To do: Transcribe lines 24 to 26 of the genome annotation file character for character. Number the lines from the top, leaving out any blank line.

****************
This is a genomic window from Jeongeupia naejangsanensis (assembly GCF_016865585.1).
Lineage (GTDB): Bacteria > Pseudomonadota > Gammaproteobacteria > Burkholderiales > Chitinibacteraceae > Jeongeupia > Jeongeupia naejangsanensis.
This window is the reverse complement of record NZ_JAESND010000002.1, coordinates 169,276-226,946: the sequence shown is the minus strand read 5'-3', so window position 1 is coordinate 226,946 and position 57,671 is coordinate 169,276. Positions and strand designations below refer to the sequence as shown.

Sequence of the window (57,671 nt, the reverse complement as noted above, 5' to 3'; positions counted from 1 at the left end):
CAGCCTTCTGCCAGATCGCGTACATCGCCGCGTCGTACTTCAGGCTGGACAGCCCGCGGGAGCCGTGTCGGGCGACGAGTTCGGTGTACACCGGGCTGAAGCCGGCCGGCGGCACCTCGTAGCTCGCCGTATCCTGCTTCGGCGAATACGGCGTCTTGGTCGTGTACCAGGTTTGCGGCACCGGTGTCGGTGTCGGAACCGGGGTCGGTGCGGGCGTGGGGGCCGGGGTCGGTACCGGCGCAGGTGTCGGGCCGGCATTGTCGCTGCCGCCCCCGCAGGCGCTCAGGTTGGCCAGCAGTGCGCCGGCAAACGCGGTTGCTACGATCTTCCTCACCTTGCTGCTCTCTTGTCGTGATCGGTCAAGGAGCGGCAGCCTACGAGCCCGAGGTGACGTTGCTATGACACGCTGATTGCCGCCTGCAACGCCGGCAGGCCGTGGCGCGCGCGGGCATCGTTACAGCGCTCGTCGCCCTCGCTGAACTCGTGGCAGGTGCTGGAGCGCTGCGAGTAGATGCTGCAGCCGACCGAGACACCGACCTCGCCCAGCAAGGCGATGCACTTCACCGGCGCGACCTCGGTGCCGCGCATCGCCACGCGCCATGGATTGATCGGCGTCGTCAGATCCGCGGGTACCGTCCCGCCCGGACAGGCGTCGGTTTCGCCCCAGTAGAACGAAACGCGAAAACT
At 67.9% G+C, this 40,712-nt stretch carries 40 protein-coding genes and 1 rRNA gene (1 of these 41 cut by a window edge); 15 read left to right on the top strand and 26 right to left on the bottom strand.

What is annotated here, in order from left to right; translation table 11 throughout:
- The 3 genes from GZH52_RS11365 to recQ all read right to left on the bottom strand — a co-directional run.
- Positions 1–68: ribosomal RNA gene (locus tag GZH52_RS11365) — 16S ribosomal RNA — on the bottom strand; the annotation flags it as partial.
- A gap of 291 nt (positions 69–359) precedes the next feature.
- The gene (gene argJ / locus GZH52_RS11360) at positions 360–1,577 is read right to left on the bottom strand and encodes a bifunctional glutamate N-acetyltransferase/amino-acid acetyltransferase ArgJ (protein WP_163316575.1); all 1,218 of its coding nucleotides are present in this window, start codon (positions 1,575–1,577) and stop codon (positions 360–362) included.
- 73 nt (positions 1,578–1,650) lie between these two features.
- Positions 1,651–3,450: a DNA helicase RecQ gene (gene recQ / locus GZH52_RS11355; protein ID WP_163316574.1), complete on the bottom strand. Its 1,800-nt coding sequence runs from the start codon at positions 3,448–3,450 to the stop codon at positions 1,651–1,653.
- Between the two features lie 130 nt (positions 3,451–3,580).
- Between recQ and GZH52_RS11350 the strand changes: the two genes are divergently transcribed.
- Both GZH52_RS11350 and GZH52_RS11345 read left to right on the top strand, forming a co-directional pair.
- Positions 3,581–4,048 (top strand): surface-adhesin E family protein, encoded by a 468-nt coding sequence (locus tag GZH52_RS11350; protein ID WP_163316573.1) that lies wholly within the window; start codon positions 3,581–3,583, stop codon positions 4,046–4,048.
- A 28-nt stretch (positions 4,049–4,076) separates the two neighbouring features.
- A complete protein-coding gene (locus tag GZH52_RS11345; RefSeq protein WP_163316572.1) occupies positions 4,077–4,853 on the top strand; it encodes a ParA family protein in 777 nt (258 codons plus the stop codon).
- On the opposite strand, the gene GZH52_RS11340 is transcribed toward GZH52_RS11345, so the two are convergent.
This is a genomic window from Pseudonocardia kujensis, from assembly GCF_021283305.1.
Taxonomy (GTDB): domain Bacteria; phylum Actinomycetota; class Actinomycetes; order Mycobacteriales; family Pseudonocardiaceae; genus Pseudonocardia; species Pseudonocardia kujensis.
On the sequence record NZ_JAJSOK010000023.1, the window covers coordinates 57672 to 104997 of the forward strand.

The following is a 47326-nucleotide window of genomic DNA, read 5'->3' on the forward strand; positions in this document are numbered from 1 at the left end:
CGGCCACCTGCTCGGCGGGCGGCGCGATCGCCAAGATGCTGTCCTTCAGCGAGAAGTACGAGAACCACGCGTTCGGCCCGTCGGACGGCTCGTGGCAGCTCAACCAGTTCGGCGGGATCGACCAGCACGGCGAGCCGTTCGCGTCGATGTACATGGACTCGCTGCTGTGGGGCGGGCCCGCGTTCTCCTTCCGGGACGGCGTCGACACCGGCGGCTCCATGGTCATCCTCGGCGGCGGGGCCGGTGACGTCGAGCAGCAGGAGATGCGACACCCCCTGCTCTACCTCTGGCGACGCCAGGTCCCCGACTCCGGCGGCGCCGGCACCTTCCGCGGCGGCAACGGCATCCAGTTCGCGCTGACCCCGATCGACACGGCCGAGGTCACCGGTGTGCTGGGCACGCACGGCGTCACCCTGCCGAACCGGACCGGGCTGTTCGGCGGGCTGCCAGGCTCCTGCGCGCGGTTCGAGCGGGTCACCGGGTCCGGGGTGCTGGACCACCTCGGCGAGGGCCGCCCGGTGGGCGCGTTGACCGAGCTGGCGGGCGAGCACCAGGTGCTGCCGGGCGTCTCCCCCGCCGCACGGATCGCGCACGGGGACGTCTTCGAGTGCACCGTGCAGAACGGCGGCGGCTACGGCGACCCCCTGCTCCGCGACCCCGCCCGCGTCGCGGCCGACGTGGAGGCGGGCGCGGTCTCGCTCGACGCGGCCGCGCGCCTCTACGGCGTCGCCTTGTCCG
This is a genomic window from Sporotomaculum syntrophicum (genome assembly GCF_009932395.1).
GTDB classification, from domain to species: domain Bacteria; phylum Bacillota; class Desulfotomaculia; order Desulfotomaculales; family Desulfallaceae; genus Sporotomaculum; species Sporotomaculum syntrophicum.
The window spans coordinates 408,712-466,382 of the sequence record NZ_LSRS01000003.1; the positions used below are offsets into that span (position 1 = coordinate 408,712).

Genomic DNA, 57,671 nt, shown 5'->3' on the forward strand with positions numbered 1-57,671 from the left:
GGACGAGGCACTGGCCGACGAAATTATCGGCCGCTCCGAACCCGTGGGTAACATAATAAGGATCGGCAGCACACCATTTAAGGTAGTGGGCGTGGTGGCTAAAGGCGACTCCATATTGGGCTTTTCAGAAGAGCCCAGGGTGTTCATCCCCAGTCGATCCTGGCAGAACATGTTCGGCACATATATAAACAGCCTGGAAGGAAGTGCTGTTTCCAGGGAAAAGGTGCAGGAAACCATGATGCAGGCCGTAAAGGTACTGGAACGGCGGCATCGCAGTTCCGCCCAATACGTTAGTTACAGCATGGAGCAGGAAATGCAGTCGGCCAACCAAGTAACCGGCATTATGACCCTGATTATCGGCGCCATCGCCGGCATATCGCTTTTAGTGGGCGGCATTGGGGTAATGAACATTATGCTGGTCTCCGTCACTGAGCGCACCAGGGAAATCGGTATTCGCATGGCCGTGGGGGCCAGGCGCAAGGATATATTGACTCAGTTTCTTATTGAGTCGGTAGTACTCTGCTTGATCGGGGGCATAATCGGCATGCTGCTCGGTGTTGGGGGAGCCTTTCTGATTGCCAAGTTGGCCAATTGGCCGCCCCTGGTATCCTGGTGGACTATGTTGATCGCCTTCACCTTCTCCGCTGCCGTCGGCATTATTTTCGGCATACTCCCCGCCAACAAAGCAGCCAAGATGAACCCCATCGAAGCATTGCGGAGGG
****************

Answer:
The following is a 47326-nucleotide window of genomic DNA, read 5'->3' on the forward strand; positions in this document are numbered from 1 at the left end:
CGGCCACCTGCTCGGCGGGCGGCGCGATCGCCAAGATGCTGTCCTTCAGCGAGAAGTACGAGAACCACGCGTTCGGCCCGTCGGACGGCTCGTGGCAGCTCAACCAGTTCGGCGGGATCGACCAGCACGGCGAGCCGTTCGCGTCGATGTACATGGACTCGCTGCTGTGGGGCGGGCCCGCGTTCTCCTTCCGGGACGGCGTCGACACCGGCGGCTCCATGGTCATCCTCGGCGGCGGGGCCGGTGACGTCGAGCAGCAGGAGATGCGACACCCCCTGCTCTACCTCTGGCGACGCCAGGTCCCCGACTCCGGCGGCGCCGGCACCTTCCGCGGCGGCAACGGCATCCAGTTCGCGCTGACCCCGATCGACACGGCCGAGGTCACCGGTGTGCTGGGCACGCACGGCGTCACCCTGCCGAACCGGACCGGGCTGTTCGGCGGGCTGCCAGGCTCCTGCGCGCGGTTCGAGCGGGTCACCGGGTCCGGGGTGCTGGACCACCTCGGCGAGGGCCGCCCGGTGGGCGCGTTGACCGAGCTGGCGGGCGAGCACCAGGTGCTGCCGGGCGTCTCCCCCGCCGCACGGATCGCGCACGGGGACGTCTTCGAGTGCACCGTGCAGAACGGCGGCGGCTACGGCGACCCCCTGCTCCGCGACCCCGCCCGCGTCGCGGCCGACGTGGAGGCGGGCGCGGTCTCGCTCGACGCGGCCGCGCGCCTCTACGGCGTCGCCTTGTCCG
This is a genomic window from Sporotomaculum syntrophicum (genome assembly GCF_009932395.1).